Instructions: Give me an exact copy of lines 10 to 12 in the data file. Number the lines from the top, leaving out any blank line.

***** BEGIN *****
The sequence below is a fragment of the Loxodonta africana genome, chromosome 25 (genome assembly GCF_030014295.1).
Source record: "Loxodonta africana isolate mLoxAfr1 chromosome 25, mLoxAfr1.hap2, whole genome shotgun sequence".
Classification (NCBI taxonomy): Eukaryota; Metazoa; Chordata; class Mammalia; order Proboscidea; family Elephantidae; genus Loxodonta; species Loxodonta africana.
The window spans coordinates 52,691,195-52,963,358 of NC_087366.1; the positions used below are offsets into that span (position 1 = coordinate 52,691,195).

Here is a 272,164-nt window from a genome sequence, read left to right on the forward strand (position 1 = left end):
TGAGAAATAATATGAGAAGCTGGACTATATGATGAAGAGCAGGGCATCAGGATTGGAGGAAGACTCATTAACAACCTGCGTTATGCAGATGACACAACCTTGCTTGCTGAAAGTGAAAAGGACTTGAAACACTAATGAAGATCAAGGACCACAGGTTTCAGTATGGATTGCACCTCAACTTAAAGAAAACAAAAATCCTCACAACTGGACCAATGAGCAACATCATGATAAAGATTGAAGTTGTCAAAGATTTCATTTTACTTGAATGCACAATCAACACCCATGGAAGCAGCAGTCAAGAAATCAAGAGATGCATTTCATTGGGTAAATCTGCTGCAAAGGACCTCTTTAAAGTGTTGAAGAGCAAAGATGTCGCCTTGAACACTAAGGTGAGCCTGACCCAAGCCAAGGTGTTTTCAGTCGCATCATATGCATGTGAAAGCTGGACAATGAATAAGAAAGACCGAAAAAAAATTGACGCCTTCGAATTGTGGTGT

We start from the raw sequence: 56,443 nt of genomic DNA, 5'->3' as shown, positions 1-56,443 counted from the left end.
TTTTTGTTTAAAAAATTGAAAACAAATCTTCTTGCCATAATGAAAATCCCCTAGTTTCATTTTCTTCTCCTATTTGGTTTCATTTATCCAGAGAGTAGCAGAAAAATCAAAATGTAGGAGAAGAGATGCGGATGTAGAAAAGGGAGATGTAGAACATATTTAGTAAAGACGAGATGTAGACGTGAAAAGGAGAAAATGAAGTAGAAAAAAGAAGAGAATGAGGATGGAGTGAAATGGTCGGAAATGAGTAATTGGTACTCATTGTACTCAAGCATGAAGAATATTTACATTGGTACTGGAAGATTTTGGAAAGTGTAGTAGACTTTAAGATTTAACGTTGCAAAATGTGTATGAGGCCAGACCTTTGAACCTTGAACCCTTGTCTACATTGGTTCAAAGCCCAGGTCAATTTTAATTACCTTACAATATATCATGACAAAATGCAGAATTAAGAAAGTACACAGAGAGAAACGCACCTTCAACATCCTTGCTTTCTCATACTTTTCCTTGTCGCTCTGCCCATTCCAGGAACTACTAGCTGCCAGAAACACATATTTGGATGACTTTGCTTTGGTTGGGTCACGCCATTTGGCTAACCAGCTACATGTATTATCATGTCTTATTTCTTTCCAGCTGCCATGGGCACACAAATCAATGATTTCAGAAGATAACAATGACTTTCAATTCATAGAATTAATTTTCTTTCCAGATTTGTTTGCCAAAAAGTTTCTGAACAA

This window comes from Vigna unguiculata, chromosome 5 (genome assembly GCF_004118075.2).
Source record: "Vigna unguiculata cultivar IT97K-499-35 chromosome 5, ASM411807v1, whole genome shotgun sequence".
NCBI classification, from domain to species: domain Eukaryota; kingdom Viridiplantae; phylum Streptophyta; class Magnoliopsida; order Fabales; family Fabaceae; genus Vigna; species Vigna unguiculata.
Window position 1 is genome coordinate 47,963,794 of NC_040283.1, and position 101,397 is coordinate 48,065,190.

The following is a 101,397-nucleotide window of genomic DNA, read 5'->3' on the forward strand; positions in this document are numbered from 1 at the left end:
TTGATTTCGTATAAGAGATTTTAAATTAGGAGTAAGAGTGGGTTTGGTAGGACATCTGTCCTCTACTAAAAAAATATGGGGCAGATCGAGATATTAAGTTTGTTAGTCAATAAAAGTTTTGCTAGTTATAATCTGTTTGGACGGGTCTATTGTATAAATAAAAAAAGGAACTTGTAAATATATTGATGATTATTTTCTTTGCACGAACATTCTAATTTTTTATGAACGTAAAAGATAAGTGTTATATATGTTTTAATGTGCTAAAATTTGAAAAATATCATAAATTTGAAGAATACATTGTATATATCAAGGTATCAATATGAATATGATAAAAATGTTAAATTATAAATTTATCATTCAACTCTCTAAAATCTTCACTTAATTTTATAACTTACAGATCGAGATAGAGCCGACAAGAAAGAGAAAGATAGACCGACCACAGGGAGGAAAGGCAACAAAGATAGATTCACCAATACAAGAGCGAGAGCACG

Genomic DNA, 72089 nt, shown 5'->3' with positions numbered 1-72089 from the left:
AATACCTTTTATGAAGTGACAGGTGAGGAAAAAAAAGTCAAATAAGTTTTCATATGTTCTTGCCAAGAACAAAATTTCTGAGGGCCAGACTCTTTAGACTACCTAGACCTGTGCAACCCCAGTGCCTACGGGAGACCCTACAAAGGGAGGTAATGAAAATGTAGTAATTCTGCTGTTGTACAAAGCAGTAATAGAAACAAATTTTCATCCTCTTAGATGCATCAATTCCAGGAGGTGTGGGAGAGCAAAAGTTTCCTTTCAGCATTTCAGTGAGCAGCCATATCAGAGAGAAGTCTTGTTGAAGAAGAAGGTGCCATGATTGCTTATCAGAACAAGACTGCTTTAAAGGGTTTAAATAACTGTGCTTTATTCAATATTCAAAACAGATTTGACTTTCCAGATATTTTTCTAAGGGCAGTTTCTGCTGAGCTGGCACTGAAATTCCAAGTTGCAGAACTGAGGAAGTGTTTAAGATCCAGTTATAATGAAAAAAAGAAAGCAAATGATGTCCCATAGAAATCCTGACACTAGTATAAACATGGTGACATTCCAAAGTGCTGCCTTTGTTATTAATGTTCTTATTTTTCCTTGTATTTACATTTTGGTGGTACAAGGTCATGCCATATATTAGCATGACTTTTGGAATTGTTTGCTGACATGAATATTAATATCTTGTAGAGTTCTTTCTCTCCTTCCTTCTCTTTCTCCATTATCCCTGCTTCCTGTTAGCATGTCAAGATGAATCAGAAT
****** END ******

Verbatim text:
Source record: "Vigna unguiculata cultivar IT97K-499-35 chromosome 5, ASM411807v1, whole genome shotgun sequence".
NCBI classification, from domain to species: domain Eukaryota; kingdom Viridiplantae; phylum Streptophyta; class Magnoliopsida; order Fabales; family Fabaceae; genus Vigna; species Vigna unguiculata.
Window position 1 is genome coordinate 47,963,794 of NC_040283.1, and position 101,397 is coordinate 48,065,190.